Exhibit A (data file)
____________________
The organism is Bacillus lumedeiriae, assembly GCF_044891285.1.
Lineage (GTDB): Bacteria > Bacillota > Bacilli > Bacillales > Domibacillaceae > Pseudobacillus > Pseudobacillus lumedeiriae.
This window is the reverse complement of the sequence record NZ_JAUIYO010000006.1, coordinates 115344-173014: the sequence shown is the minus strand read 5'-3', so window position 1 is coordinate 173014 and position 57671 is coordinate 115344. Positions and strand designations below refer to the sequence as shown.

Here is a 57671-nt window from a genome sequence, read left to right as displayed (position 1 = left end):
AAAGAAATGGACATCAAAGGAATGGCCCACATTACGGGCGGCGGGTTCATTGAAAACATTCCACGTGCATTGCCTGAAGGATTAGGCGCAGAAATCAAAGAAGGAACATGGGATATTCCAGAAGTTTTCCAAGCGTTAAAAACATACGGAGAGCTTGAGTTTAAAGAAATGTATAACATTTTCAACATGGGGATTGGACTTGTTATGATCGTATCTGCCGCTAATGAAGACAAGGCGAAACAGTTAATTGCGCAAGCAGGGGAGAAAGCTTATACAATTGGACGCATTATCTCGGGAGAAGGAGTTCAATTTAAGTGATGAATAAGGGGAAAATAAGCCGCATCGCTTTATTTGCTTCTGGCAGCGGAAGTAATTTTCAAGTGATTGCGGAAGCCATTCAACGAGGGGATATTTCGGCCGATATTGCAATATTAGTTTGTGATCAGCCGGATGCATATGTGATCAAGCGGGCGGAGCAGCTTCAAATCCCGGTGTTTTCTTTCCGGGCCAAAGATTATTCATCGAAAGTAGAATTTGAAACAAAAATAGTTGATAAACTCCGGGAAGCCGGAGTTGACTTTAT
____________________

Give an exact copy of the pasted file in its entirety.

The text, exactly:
The organism is Bacillus lumedeiriae, assembly GCF_044891285.1.
Lineage (GTDB): Bacteria > Bacillota > Bacilli > Bacillales > Domibacillaceae > Pseudobacillus > Pseudobacillus lumedeiriae.
This window is the reverse complement of the sequence record NZ_JAUIYO010000006.1, coordinates 115344-173014: the sequence shown is the minus strand read 5'-3', so window position 1 is coordinate 173014 and position 57671 is coordinate 115344. Positions and strand designations below refer to the sequence as shown.

Here is a 57671-nt window from a genome sequence, read left to right as displayed (position 1 = left end):
AAAGAAATGGACATCAAAGGAATGGCCCACATTACGGGCGGCGGGTTCATTGAAAACATTCCACGTGCATTGCCTGAAGGATTAGGCGCAGAAATCAAAGAAGGAACATGGGATATTCCAGAAGTTTTCCAAGCGTTAAAAACATACGGAGAGCTTGAGTTTAAAGAAATGTATAACATTTTCAACATGGGGATTGGACTTGTTATGATCGTATCTGCCGCTAATGAAGACAAGGCGAAACAGTTAATTGCGCAAGCAGGGGAGAAAGCTTATACAATTGGACGCATTATCTCGGGAGAAGGAGTTCAATTTAAGTGATGAATAAGGGGAAAATAAGCCGCATCGCTTTATTTGCTTCTGGCAGCGGAAGTAATTTTCAAGTGATTGCGGAAGCCATTCAACGAGGGGATATTTCGGCCGATATTGCAATATTAGTTTGTGATCAGCCGGATGCATATGTGATCAAGCGGGCGGAGCAGCTTCAAATCCCGGTGTTTTCTTTCCGGGCCAAAGATTATTCATCGAAAGTAGAATTTGAAACAAAAATAGTTGATAAACTCCGGGAAGCCGGAGTTGACTTTAT